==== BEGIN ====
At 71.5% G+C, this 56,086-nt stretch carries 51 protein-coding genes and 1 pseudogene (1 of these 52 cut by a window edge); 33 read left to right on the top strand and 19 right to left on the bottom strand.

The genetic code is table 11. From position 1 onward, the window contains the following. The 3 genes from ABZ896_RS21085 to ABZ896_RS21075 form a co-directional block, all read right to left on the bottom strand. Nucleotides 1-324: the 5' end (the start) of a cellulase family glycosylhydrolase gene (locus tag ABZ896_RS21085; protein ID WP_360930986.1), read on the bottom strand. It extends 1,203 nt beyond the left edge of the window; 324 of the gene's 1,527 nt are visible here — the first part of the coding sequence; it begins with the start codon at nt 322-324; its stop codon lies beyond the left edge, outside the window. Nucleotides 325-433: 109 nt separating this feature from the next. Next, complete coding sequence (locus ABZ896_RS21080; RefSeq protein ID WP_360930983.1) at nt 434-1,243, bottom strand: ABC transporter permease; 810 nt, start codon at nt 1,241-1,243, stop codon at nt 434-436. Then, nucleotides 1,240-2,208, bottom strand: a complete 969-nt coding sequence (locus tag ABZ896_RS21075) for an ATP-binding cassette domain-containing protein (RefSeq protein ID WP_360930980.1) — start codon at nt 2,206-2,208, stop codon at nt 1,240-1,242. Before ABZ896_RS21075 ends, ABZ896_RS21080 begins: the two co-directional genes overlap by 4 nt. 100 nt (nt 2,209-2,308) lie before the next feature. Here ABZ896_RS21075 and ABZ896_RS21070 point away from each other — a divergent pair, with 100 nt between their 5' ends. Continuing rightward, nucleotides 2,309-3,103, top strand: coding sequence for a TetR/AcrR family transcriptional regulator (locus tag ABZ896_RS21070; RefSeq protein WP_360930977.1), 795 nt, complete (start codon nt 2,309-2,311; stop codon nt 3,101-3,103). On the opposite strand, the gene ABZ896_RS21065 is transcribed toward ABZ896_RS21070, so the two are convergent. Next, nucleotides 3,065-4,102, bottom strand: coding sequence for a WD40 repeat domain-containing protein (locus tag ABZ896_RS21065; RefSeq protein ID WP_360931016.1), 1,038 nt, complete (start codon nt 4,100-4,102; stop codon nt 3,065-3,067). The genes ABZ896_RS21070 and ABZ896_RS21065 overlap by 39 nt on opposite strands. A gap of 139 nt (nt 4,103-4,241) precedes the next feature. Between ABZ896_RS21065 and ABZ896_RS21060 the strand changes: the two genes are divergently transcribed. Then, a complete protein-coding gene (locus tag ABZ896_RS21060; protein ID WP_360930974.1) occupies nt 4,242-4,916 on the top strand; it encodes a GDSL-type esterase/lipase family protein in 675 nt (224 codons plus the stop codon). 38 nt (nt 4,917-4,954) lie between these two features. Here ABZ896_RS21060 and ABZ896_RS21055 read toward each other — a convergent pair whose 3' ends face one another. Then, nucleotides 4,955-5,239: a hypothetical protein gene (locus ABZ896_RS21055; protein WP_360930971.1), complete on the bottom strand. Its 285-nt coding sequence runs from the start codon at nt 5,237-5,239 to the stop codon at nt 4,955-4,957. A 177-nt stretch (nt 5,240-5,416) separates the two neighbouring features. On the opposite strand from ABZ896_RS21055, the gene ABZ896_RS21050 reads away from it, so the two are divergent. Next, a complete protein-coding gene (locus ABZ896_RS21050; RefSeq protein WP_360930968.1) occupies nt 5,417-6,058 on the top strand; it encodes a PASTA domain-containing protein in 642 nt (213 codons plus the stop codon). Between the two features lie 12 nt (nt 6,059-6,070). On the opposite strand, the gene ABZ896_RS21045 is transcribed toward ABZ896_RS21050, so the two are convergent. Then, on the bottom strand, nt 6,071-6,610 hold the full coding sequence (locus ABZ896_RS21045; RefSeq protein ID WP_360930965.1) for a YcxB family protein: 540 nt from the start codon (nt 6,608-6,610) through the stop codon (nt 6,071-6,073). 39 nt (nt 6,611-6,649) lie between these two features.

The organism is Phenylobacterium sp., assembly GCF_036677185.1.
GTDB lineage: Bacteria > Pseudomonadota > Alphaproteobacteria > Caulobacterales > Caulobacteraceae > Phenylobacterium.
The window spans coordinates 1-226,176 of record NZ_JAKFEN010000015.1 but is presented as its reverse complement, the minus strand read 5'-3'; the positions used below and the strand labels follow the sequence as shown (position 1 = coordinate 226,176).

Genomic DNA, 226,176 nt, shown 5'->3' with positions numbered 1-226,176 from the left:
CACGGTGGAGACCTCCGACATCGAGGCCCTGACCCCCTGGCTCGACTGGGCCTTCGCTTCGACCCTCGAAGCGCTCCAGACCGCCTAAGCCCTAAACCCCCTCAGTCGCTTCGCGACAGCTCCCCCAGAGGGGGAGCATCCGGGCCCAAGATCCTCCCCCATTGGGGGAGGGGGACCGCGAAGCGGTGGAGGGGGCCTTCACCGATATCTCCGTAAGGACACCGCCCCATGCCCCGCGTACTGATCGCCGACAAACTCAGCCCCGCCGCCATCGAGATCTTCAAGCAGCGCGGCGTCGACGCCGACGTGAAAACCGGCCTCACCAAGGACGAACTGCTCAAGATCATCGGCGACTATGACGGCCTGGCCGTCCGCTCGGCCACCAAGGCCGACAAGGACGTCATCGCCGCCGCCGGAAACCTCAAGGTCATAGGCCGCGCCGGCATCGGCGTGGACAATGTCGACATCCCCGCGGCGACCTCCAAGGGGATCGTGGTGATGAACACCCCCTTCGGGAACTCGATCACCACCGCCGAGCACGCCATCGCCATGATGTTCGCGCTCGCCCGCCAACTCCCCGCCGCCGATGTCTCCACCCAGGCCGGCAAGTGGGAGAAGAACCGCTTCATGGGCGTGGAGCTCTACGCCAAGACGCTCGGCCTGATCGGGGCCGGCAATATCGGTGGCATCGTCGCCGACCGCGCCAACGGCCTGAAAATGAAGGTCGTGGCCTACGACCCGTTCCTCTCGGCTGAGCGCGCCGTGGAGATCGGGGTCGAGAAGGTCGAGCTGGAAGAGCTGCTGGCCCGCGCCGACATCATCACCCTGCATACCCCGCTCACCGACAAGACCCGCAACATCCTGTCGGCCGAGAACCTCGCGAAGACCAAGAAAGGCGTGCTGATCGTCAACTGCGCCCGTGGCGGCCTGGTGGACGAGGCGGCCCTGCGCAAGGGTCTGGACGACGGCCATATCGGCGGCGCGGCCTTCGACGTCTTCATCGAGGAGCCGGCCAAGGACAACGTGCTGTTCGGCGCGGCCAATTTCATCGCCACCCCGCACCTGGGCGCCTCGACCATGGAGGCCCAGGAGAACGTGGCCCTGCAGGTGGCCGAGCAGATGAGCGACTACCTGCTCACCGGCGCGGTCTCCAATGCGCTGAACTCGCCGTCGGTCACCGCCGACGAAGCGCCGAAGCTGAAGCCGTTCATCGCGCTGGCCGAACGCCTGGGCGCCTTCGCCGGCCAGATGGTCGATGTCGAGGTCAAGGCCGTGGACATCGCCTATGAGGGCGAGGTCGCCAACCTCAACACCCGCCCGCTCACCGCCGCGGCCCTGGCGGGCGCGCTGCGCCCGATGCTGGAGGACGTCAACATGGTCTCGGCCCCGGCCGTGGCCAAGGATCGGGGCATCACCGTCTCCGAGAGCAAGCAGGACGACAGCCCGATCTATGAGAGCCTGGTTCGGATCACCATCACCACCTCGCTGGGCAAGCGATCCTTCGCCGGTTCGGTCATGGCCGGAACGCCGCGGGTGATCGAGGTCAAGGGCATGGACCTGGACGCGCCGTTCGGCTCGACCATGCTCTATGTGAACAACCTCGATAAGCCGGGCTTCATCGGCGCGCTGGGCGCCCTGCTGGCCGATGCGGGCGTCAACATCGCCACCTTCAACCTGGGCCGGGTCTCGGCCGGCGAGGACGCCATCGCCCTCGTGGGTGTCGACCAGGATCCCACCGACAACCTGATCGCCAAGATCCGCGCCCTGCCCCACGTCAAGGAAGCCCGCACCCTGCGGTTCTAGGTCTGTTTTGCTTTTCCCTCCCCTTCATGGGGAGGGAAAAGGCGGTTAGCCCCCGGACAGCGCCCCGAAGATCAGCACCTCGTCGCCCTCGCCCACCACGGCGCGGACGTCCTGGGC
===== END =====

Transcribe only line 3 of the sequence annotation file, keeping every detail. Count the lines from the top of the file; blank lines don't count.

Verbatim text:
The organism is Phenylobacterium sp., assembly GCF_036677185.1.